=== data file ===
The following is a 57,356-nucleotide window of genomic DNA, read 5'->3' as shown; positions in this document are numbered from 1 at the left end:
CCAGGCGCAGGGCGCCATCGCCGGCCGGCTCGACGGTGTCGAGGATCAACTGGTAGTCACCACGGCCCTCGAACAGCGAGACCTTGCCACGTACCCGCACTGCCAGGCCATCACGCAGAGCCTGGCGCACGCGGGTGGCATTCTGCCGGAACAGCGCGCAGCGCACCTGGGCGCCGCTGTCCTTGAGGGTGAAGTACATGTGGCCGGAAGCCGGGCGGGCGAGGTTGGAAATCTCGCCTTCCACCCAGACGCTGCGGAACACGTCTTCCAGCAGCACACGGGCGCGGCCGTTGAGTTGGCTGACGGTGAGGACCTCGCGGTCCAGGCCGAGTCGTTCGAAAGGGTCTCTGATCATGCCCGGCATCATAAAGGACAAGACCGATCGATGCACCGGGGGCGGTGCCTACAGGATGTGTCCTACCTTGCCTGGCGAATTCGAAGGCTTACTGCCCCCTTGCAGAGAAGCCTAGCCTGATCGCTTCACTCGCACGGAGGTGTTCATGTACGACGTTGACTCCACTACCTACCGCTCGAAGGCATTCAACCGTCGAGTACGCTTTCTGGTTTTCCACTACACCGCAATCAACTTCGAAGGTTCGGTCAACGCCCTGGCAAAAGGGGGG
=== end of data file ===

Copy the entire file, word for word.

The following is a 57,356-nucleotide window of genomic DNA, read 5'->3' as shown; positions in this document are numbered from 1 at the left end:
CCAGGCGCAGGGCGCCATCGCCGGCCGGCTCGACGGTGTCGAGGATCAACTGGTAGTCACCACGGCCCTCGAACAGCGAGACCTTGCCACGTACCCGCACTGCCAGGCCATCACGCAGAGCCTGGCGCACGCGGGTGGCATTCTGCCGGAACAGCGCGCAGCGCACCTGGGCGCCGCTGTCCTTGAGGGTGAAGTACATGTGGCCGGAAGCCGGGCGGGCGAGGTTGGAAATCTCGCCTTCCACCCAGACGCTGCGGAACACGTCTTCCAGCAGCACACGGGCGCGGCCGTTGAGTTGGCTGACGGTGAGGACCTCGCGGTCCAGGCCGAGTCGTTCGAAAGGGTCTCTGATCATGCCCGGCATCATAAAGGACAAGACCGATCGATGCACCGGGGGCGGTGCCTACAGGATGTGTCCTACCTTGCCTGGCGAATTCGAAGGCTTACTGCCCCCTTGCAGAGAAGCCTAGCCTGATCGCTTCACTCGCACGGAGGTGTTCATGTACGACGTTGACTCCACTACCTACCGCTCGAAGGCATTCAACCGTCGAGTACGCTTTCTGGTTTTCCACTACACCGCAATCAACTTCGAAGGTTCGGTCAACGCCCTGGCAAAAGGGGGG